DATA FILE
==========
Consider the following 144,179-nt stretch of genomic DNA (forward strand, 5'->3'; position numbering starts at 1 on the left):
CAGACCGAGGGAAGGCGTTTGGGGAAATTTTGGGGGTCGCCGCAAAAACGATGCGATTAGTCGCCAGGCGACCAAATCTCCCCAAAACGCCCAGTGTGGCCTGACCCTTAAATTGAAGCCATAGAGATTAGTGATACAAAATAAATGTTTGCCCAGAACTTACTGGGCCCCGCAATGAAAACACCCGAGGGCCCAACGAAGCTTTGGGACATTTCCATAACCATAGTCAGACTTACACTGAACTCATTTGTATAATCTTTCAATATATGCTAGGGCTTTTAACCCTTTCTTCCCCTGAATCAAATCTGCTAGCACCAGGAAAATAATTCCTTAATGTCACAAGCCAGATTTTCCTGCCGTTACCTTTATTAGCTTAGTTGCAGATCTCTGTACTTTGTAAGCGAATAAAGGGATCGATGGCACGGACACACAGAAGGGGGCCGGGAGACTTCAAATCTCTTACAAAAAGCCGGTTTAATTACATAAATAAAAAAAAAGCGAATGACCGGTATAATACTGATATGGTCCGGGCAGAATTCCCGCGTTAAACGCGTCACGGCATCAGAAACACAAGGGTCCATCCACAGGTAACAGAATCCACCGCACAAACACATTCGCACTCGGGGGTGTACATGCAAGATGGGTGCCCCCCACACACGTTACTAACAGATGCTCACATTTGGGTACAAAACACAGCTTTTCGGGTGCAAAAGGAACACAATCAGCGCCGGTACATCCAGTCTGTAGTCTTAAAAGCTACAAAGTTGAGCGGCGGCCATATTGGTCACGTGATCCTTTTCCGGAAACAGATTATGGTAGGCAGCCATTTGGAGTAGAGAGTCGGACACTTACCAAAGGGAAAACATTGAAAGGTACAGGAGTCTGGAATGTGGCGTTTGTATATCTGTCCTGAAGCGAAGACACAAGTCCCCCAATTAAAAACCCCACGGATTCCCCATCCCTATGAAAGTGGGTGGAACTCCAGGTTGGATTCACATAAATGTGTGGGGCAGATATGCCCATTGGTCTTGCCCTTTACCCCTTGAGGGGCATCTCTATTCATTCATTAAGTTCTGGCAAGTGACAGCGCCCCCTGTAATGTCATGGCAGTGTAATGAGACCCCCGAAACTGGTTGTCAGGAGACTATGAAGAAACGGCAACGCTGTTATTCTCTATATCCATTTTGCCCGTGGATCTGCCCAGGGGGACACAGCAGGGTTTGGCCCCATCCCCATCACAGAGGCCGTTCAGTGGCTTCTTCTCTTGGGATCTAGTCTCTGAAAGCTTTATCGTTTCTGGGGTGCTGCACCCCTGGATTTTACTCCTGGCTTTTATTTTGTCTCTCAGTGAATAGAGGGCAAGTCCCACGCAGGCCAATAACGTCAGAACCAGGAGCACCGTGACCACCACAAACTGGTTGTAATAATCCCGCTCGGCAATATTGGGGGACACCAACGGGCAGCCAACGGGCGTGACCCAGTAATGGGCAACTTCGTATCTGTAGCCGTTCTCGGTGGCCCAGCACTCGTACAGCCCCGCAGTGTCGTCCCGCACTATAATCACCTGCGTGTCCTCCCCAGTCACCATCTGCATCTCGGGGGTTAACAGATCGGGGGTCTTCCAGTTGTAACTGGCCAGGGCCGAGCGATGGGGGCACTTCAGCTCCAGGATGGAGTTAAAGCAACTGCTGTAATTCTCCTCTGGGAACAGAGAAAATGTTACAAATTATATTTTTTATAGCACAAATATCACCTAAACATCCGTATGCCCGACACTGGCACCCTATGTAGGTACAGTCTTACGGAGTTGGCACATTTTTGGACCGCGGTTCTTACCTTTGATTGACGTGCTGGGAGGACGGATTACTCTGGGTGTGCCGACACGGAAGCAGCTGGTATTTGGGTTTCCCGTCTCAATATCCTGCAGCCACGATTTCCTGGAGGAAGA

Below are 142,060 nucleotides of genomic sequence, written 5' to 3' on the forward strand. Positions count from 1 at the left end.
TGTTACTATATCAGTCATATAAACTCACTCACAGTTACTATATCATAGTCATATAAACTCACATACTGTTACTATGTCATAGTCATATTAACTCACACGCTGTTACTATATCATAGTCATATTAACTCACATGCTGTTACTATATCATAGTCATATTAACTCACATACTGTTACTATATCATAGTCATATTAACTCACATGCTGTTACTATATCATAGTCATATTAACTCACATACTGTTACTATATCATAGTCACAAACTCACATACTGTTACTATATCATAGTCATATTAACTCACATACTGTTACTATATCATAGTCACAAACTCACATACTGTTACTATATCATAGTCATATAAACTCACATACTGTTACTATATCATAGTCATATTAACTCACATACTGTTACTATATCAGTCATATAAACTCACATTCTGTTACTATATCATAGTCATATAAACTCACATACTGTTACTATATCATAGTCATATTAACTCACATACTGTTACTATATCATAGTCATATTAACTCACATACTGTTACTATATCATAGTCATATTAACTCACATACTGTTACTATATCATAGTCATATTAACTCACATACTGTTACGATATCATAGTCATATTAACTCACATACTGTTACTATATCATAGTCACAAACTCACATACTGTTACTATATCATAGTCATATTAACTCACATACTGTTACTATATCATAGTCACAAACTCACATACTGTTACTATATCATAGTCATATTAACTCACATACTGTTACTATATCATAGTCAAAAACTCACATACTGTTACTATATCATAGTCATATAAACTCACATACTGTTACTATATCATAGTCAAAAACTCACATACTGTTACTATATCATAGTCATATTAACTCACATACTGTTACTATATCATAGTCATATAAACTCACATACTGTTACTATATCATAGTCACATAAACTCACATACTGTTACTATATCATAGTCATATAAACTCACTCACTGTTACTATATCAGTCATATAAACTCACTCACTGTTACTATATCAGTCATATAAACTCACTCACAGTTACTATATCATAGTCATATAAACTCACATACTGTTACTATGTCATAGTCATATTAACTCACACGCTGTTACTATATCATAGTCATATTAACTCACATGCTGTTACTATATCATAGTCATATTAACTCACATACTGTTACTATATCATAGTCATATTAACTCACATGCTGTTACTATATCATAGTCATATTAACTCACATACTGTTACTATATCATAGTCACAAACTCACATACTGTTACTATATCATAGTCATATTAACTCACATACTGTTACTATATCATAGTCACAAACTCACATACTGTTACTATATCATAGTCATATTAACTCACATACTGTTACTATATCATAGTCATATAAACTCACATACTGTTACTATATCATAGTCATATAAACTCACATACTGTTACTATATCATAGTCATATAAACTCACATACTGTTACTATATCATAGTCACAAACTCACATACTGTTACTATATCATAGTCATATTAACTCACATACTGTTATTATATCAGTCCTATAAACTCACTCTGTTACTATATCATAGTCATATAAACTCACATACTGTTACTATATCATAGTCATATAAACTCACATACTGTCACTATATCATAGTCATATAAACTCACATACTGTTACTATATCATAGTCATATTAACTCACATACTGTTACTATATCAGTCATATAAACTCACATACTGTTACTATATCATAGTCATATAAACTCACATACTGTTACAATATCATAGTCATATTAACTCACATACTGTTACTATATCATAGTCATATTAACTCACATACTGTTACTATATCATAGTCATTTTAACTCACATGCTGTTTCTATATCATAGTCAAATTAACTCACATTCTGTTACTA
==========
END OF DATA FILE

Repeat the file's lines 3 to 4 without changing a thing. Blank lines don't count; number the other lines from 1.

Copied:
Below are 142,060 nucleotides of genomic sequence, written 5' to 3' on the forward strand. Positions count from 1 at the left end.
TGTTACTATATCAGTCATATAAACTCACTCACAGTTACTATATCATAGTCATATAAACTCACATACTGTTACTATGTCATAGTCATATTAACTCACACGCTGTTACTATATCATAGTCATATTAACTCACATGCTGTTACTATATCATAGTCATATTAACTCACATACTGTTACTATATCATAGTCATATTAACTCACATGCTGTTACTATATCATAGTCATATTAACTCACATACTGTTACTATATCATAGTCACAAACTCACATACTGTTACTATATCATAGTCATATTAACTCACATACTGTTACTATATCATAGTCACAAACTCACATACTGTTACTATATCATAGTCATATAAACTCACATACTGTTACTATATCATAGTCATATTAACTCACATACTGTTACTATATCAGTCATATAAACTCACATTCTGTTACTATATCATAGTCATATAAACTCACATACTGTTACTATATCATAGTCATATTAACTCACATACTGTTACTATATCATAGTCATATTAACTCACATACTGTTACTATATCATAGTCATATTAACTCACATACTGTTACTATATCATAGTCATATTAACTCACATACTGTTACGATATCATAGTCATATTAACTCACATACTGTTACTATATCATAGTCACAAACTCACATACTGTTACTATATCATAGTCATATTAACTCACATACTGTTACTATATCATAGTCACAAACTCACATACTGTTACTATATCATAGTCATATTAACTCACATACTGTTACTATATCATAGTCAAAAACTCACATACTGTTACTATATCATAGTCATATAAACTCACATACTGTTACTATATCATAGTCAAAAACTCACATACTGTTACTATATCATAGTCATATTAACTCACATACTGTTACTATATCATAGTCATATAAACTCACATACTGTTACTATATCATAGTCACATAAACTCACATACTGTTACTATATCATAGTCATATAAACTCACTCACTGTTACTATATCAGTCATATAAACTCACTCACTGTTACTATATCAGTCATATAAACTCACTCACAGTTACTATATCATAGTCATATAAACTCACATACTGTTACTATGTCATAGTCATATTAACTCACACGCTGTTACTATATCATAGTCATATTAACTCACATGCTGTTACTATATCATAGTCATATTAACTCACATACTGTTACTATATCATAGTCATATTAACTCACATGCTGTTACTATATCATAGTCATATTAACTCACATACTGTTACTATATCATAGTCACAAACTCACATACTGTTACTATATCATAGTCATATTAACTCACATACTGTTACTATATCATAGTCACAAACTCACATACTGTTACTATATCATAGTCATATTAACTCACATACTGTTACTATATCATAGTCATATAAACTCACATACTGTTACTATATCATAGTCATATAAACTCACATACTGTTACTATATCATAGTCATATAAACTCACATACTGTTACTATATCATAGTCACAAACTCACATACTGTTACTATATCATAGTCATATTAACTCACATACTGTTATTATATCAGTCCTATAAACTCACTCTGTTACTATATCATAGTCATATAAACTCACATACTGTTACTATATCATAGTCATATAAACTCACATACTGTCACTATATCATAGTCATATAAACTCACATACTGTTACTATATCATAGTCATATTAACTCACATACTGTTACTATATCAGTCATATAAACTCACATACTGTTACTATATCATAGTCATATAAACTCACATACTGTTACAATATCATAGTCATATTAACTCACATACTGTTACTATATCATAGTCATATTAACTCACATACTGTTACTATATCATAGTCATTTTAACTCACATGCTGTTTCTATATCATAGTCAAATTAACTCACATTCTGTTACTA